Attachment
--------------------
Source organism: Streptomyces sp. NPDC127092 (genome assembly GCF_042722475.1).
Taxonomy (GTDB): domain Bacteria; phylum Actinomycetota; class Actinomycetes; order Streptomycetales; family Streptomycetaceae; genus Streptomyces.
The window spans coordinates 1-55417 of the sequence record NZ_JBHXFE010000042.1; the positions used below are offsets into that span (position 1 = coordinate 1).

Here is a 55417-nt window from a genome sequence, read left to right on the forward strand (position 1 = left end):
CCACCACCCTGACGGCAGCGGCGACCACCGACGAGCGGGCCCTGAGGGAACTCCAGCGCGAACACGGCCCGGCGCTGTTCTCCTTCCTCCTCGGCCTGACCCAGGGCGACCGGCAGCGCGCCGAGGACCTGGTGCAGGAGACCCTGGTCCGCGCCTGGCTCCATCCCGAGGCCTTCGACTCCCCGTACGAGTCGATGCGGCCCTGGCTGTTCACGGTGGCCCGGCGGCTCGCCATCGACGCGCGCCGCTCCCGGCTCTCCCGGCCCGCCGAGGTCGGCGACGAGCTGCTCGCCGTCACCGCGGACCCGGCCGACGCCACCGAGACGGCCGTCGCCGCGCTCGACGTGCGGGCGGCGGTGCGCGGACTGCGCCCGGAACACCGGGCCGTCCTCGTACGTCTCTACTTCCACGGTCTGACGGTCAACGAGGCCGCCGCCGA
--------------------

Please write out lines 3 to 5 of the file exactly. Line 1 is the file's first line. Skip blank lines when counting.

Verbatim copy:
The window spans coordinates 1-55417 of the sequence record NZ_JBHXFE010000042.1; the positions used below are offsets into that span (position 1 = coordinate 1).

Here is a 55417-nt window from a genome sequence, read left to right on the forward strand (position 1 = left end):
CCACCACCCTGACGGCAGCGGCGACCACCGACGAGCGGGCCCTGAGGGAACTCCAGCGCGAACACGGCCCGGCGCTGTTCTCCTTCCTCCTCGGCCTGACCCAGGGCGACCGGCAGCGCGCCGAGGACCTGGTGCAGGAGACCCTGGTCCGCGCCTGGCTCCATCCCGAGGCCTTCGACTCCCCGTACGAGTCGATGCGGCCCTGGCTGTTCACGGTGGCCCGGCGGCTCGCCATCGACGCGCGCCGCTCCCGGCTCTCCCGGCCCGCCGAGGTCGGCGACGAGCTGCTCGCCGTCACCGCGGACCCGGCCGACGCCACCGAGACGGCCGTCGCCGCGCTCGACGTGCGGGCGGCGGTGCGCGGACTGCGCCCGGAACACCGGGCCGTCCTCGTACGTCTCTACTTCCACGGTCTGACGGTCAACGAGGCCGCCGCCGA